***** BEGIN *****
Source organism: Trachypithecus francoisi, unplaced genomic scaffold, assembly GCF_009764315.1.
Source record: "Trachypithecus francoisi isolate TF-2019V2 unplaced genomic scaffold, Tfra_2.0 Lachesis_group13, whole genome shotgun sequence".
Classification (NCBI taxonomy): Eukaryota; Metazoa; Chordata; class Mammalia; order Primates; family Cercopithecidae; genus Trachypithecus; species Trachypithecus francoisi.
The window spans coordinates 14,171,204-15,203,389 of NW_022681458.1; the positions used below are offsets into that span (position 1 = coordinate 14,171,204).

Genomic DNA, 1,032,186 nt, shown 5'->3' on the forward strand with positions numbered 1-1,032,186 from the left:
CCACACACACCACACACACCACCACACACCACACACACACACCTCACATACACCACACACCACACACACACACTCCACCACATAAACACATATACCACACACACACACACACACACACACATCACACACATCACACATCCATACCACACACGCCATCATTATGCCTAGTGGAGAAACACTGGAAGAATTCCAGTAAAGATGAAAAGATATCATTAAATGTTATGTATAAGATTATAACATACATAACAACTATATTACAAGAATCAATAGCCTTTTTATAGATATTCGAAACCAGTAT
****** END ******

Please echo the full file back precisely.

Source organism: Trachypithecus francoisi, unplaced genomic scaffold, assembly GCF_009764315.1.
Source record: "Trachypithecus francoisi isolate TF-2019V2 unplaced genomic scaffold, Tfra_2.0 Lachesis_group13, whole genome shotgun sequence".
Classification (NCBI taxonomy): Eukaryota; Metazoa; Chordata; class Mammalia; order Primates; family Cercopithecidae; genus Trachypithecus; species Trachypithecus francoisi.
The window spans coordinates 14,171,204-15,203,389 of NW_022681458.1; the positions used below are offsets into that span (position 1 = coordinate 14,171,204).

Genomic DNA, 1,032,186 nt, shown 5'->3' on the forward strand with positions numbered 1-1,032,186 from the left:
CCACACACACCACACACACCACCACACACCACACACACACACCTCACATACACCACACACCACACACACACACTCCACCACATAAACACATATACCACACACACACACACACACACACACATCACACACATCACACATCCATACCACACACGCCATCATTATGCCTAGTGGAGAAACACTGGAAGAATTCCAGTAAAGATGAAAAGATATCATTAAATGTTATGTATAAGATTATAACATACATAACAACTATATTACAAGAATCAATAGCCTTTTTATAGATATTCGAAACCAGTAT